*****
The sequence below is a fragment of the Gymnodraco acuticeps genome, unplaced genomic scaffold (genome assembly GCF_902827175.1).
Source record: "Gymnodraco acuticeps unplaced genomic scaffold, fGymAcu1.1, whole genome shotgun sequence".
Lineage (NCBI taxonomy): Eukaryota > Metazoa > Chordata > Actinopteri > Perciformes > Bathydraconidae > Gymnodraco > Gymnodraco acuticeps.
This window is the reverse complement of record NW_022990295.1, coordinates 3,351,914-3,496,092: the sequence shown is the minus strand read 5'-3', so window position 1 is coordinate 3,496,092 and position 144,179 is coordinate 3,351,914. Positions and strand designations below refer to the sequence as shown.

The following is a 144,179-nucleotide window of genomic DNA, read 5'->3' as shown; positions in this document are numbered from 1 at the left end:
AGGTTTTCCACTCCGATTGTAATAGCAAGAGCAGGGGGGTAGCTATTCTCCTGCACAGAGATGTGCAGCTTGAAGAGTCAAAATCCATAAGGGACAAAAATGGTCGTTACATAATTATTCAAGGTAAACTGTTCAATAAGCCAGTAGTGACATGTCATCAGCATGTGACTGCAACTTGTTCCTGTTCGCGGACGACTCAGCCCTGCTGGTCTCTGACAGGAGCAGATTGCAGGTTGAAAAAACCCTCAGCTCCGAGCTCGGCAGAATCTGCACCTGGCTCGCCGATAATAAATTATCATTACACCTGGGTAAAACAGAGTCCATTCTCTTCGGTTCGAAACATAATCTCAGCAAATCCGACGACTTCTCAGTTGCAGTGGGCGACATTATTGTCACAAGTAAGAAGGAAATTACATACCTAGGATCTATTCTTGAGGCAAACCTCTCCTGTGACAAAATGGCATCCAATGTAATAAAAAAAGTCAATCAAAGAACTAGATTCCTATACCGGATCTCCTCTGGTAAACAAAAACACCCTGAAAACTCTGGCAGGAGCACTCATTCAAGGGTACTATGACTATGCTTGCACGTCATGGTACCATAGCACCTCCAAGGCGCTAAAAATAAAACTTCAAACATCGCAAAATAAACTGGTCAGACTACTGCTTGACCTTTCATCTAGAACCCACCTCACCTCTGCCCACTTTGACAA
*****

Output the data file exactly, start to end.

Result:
The sequence below is a fragment of the Gymnodraco acuticeps genome, unplaced genomic scaffold (genome assembly GCF_902827175.1).
Source record: "Gymnodraco acuticeps unplaced genomic scaffold, fGymAcu1.1, whole genome shotgun sequence".
Lineage (NCBI taxonomy): Eukaryota > Metazoa > Chordata > Actinopteri > Perciformes > Bathydraconidae > Gymnodraco > Gymnodraco acuticeps.
This window is the reverse complement of record NW_022990295.1, coordinates 3,351,914-3,496,092: the sequence shown is the minus strand read 5'-3', so window position 1 is coordinate 3,496,092 and position 144,179 is coordinate 3,351,914. Positions and strand designations below refer to the sequence as shown.

The following is a 144,179-nucleotide window of genomic DNA, read 5'->3' as shown; positions in this document are numbered from 1 at the left end:
AGGTTTTCCACTCCGATTGTAATAGCAAGAGCAGGGGGGTAGCTATTCTCCTGCACAGAGATGTGCAGCTTGAAGAGTCAAAATCCATAAGGGACAAAAATGGTCGTTACATAATTATTCAAGGTAAACTGTTCAATAAGCCAGTAGTGACATGTCATCAGCATGTGACTGCAACTTGTTCCTGTTCGCGGACGACTCAGCCCTGCTGGTCTCTGACAGGAGCAGATTGCAGGTTGAAAAAACCCTCAGCTCCGAGCTCGGCAGAATCTGCACCTGGCTCGCCGATAATAAATTATCATTACACCTGGGTAAAACAGAGTCCATTCTCTTCGGTTCGAAACATAATCTCAGCAAATCCGACGACTTCTCAGTTGCAGTGGGCGACATTATTGTCACAAGTAAGAAGGAAATTACATACCTAGGATCTATTCTTGAGGCAAACCTCTCCTGTGACAAAATGGCATCCAATGTAATAAAAAAAGTCAATCAAAGAACTAGATTCCTATACCGGATCTCCTCTGGTAAACAAAAACACCCTGAAAACTCTGGCAGGAGCACTCATTCAAGGGTACTATGACTATGCTTGCACGTCATGGTACCATAGCACCTCCAAGGCGCTAAAAATAAAACTTCAAACATCGCAAAATAAACTGGTCAGACTACTGCTTGACCTTTCATCTAGAACCCACCTCACCTCTGCCCACTTTGACAA